On the subject of advanced classes, Otherverse comes with four advanced classes with two per faction, again roughly the same amount you’d get in something like WotC’s Cyberscape or Apocalypse supplements. Of the four, the Covenguard and Neo-Witch Midwife represent the Choicers while the Lifers bring the Closer and Vindicator advanced classes to the fray. The Covenguard is a powerful defensive warrior and bodyguard that can be converted to other settings with a little work while the Neo-Witch Midwife is a healer that… honestly players looking for a medically-inclined character would be better served by choosing the Field Medic in the Modern core rulebook or the Implant Hack described in Cyberscape, both provide about as much healing as the Midwife with none of the unnecessary requirements.

Lifers on the other hand get a more interesting selection with the combat-focused Closer and the Vindicator combat medic. The Closer (apparently named for what they do to abortion clinics) is a powerful self-modifying full-conversion cyborg that’s almost too powerful for the players to have, eventually acquiring integrated railguns, fusion-powered “fire fog” flamethrowers, and immunity to disease, poison, critical hits, and mild-altering effects. Meanwhile the Vindicator is a melee-focused psychic vampire, draining life energy out of enemies to heal allies while dancing around like a fencer in a swords and sorcery video game.

Finally, a note about sexuality and other controversial elements in the Otherverse, the book positively overflows with descriptions of sex, the pornography industry, and graphic descriptions of how the Lifers are seemingly obsessed with violence and gore. In particular the author spends multiple pages going over things like neo-pagan orgies, Lifer fertility pornography, superhumans in the porn industry, and how the future has affected the topics of sexuality, sexual orientation, and reproduction with such wonderful devices as “exo-wombs.” For the record, Otherverse America’s problem is not that it touches on the subject of sexuality, alternative lifestyles, and related topics. Otherverse America’s problem is that the handling of the topic feels adolescent, crass, and generally pointless. Every page spent wasting the reader’s time with this poorly-written adolescent wish fulfillment drivel is a page that could have been used to describe even more Choicer/Lifer equipment and character classes. The lore specifically mentions Lifer snipers, where are they? Lifer gunslingers are hinted at, are they any different from the Gunslinger class described in the Modern core rulebook? And what about these elite Choicer power armor battalions? Simply put, what could have been a intriguing subtopic for a chapter or two is over played and gives the impression that the designers have no idea what gamers truly want from a roleplaying game.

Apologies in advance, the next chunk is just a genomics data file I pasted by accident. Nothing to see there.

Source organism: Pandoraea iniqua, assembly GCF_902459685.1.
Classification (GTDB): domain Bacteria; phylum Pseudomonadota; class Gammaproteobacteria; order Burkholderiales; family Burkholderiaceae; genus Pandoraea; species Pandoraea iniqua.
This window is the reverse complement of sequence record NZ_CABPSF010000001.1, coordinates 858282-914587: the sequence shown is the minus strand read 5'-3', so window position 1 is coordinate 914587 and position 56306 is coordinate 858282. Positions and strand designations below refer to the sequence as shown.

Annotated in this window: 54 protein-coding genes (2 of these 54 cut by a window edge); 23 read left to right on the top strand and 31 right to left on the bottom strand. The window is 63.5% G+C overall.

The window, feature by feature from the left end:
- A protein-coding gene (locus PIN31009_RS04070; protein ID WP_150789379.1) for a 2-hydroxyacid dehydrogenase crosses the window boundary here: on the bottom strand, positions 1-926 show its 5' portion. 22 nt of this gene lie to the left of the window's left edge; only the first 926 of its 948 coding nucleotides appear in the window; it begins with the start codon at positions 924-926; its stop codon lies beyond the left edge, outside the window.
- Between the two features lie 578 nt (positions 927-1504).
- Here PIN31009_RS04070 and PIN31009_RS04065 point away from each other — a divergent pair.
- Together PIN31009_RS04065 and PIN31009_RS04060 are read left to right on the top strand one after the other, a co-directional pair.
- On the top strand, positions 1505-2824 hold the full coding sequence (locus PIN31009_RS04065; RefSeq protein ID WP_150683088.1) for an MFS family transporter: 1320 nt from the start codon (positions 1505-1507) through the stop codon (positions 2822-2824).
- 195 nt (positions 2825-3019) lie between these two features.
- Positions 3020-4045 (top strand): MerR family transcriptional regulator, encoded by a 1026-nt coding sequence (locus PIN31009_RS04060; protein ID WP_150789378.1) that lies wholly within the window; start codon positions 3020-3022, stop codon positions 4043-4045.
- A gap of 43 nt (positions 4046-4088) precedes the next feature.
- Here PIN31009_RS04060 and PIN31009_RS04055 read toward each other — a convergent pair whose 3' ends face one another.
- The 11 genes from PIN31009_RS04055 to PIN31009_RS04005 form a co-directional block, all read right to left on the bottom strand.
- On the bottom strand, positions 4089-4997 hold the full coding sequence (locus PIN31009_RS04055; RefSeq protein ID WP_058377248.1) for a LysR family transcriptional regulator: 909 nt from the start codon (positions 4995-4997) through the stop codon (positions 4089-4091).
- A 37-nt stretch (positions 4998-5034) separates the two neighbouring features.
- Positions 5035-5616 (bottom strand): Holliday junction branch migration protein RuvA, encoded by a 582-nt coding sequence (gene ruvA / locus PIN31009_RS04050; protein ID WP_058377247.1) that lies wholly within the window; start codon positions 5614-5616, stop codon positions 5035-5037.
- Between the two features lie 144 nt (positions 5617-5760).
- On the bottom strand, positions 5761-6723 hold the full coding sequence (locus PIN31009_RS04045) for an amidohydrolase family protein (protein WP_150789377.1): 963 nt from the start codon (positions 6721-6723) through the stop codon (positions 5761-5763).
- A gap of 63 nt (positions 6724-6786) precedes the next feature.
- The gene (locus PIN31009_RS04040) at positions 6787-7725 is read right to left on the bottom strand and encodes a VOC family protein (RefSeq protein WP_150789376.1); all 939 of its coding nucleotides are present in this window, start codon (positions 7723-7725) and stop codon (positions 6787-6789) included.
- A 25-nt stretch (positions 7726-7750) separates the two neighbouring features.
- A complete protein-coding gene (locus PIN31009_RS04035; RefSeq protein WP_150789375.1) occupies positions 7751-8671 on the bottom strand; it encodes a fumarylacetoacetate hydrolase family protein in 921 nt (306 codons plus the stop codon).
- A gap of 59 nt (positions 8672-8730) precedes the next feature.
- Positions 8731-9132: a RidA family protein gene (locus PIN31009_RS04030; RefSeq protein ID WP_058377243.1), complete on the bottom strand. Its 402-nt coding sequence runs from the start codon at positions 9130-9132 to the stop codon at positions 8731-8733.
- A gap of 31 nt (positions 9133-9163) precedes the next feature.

To conclude, Otherverse America is a political soapbox disguised as a game and a poorly designed one at that. A poorly designed game that uses hyper-sexuality as an attempt to divert attention from the fact that it has a lot of flash but no real substance. Its main redeeming qualities are that it is free, it gives gamers a glimpse at what sort of production standards they can expect from the publisher at no cost to them, it gives us a faction that offers a way of making a functional if not entirely believable techno-guerilla movement, and it provides an excellent case study in how to not make a good game for budding game designers. Otherverse America is available for free download at RPGNow, DrivethruRPG, and all other fine online providers of roleplaying games.

Final Verdict: If there was actually a game underneath all the one-sided political drivel, Otherverse America might have earned a cautionary recommendation. As it stands, any competent game master worth their salt can do much better then this; one out of five stars.